Warming climate likely to dramatically increase Yellowstone fires by mid-century
July 25, 2011
Climate is changing fire patterns in the west in a way that could markedly change the face of Yellowstone National Park, according to new research.
A study published online the week of July 25 in the Proceedings of the National Academy of Sciences shows that climate change could increase the frequency of large fires in the Greater Yellowstone Ecosystem to a point that sparks dramatic shifts in the forest vegetation, from conifer-dominated mature forests to younger stands and more open vegetation.
"Large, severe fires are normal for this ecosystem. It has burned this way about every few hundred years for thousands of years," explains study author Monica Turner, the Eugene P. Odum Professor of Ecology at the University of Wisconsin-Madison and a landscape ecologist who has worked in the Greater Yellowstone area for more than 20 years. "But if the current relationship between climate and large fires holds true, a warming climate will drive more frequent large fires in the Greater Yellowstone Ecosystem in the future."
Wildfires in this ecosystem are climate-driven and are primed by hotter, drier conditions, such as those predicted by numerous global climate models. Already fire ecologists have noticed increased fire frequency in the west, associated with temperature increases of less than two degrees Fahrenheit and early spring snowmelt in the mountains.
For the new study, the researchers analyzed large wildfires (greater than 500 acres) and climate data in the northern Rocky Mountains from 1972 to 1999, then used these observed relationships with global climate models to project how expected climate change will impact fires during the 21st century.
"What surprised us about our results was the speed and scale of the projected changes in fire in Greater Yellowstone," says lead author Anthony Westerling, a professor of environmental engineering and geography at the University of California, Merced. "We expected fire to increase with increased temperatures, but we did not expect it to increase so much or so quickly. We were also surprised by how consistent the changes were across different climate projections."
They found that fires larger than 500 acres will likely be an annual occurrence by 2050, with fire rotation — the time span over which the entire landscape burns — reduced from a historic range of 100 to 300 years to less than 30 years. Interestingly, the predicted new fire regime closely resembles patterns typical of other landscapes, such as the ponderosa pine forests of the southwest.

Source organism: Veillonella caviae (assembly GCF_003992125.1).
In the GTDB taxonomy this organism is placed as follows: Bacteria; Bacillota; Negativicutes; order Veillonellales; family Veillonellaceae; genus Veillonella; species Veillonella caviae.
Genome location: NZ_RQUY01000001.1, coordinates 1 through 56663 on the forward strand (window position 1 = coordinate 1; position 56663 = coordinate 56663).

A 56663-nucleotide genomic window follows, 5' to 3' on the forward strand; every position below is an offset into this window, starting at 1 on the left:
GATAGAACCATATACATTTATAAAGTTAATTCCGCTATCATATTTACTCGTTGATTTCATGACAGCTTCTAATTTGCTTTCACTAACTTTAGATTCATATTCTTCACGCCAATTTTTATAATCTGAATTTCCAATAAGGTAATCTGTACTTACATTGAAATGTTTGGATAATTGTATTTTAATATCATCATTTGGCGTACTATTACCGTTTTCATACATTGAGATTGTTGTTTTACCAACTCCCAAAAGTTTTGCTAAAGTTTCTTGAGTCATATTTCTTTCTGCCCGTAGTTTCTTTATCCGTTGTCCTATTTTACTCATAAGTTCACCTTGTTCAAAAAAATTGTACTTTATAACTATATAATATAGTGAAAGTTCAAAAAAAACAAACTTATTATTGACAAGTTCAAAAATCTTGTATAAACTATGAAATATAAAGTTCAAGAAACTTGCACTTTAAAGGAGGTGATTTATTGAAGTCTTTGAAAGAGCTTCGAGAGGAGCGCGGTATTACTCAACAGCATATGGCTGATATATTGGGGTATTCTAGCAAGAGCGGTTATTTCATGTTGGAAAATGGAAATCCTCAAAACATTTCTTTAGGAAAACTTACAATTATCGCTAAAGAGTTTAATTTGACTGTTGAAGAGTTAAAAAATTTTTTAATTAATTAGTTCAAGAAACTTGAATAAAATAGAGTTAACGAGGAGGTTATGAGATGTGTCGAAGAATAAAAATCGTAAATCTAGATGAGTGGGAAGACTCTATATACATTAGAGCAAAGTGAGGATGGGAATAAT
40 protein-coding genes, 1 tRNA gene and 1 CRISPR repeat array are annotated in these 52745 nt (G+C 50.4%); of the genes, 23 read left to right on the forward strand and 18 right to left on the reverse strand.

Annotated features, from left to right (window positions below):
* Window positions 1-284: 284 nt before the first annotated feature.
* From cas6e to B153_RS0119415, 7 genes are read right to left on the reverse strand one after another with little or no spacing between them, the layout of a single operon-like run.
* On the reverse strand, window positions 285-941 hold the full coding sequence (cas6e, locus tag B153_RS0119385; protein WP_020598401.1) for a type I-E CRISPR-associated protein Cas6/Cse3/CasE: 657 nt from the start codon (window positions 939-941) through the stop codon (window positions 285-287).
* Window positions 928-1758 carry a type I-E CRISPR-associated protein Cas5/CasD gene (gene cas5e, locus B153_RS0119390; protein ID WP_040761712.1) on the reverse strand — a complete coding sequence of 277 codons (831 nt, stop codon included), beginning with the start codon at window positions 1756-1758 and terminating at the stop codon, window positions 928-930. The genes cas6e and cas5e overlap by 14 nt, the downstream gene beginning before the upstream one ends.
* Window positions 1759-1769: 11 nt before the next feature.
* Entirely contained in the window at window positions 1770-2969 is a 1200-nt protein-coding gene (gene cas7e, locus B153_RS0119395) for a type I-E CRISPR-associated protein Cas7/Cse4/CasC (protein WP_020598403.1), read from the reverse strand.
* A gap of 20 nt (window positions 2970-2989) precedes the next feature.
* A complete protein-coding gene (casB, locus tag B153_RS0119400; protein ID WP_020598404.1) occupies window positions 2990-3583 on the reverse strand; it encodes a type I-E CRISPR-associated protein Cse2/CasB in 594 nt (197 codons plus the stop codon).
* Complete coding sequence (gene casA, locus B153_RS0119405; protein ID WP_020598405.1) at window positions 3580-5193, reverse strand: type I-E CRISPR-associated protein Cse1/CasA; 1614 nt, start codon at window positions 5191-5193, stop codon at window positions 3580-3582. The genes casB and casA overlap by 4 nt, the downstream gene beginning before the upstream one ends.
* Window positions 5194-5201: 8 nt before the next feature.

"More frequent fires will not be catastrophic to the area — Yellowstone will not be destroyed — but they will undoubtedly lead to major shifts in the vegetation," says Turner. "It is critical to keep monitoring these forests and study how they respond to future fires."
For example, the iconic lodgepole pines that dominate much of the current landscape may not have time to recover between big fires, especially if hot, dry summers make it difficult for tree seedlings to germinate and grow following future fires. Some forests could shift toward fast-growing aspen and Douglas fir, or even shrubs and grassland. Such changes would also affect the region's wildlife, hydrology, carbon storage, and aesthetics.
Westerling, an expert on climate-fire interactions, cautions that the models used in the study will not work once the increase in fires creates a fundamental change in the ecosystem. As the landscape changes, the relationships between climate and fire will change as well.
"The biggest challenge for us is to understand what can happen when the ecosystem is transformed," he says. "Our projections also depend on the climate models we are using — for example, if projections for winter snow pack or summer rainfall were to increase significantly, that would change our results."
With more frequent fires, available fuels will also dwindle and eventually become more important than climate in limiting fires. At that point, existing models will break down, leaving future outcomes even more unpredictable, Turner says — large fires could even become less severe in the future, making it an important topic for continued study.
"Our research after the immense 1988 fires revealed surprises and tremendous resilience in Yellowstone's ecosystems, and Yellowstone is likely to surprise us again in the future," Turner says. "It is an incredibly valuable natural laboratory for studying how natural ecosystems adapt to changing environmental conditions."
The other study co-authors are Erica Smithwick at the Pennsylvania State University, Bill Romme at Colorado State University, and Mike Ryan of the U.S. Forest Service. The work was funded by the Joint Fire Science Program, U.S. Forest Service Southern Research Station, and the National Oceanic and Atmospheric Administration.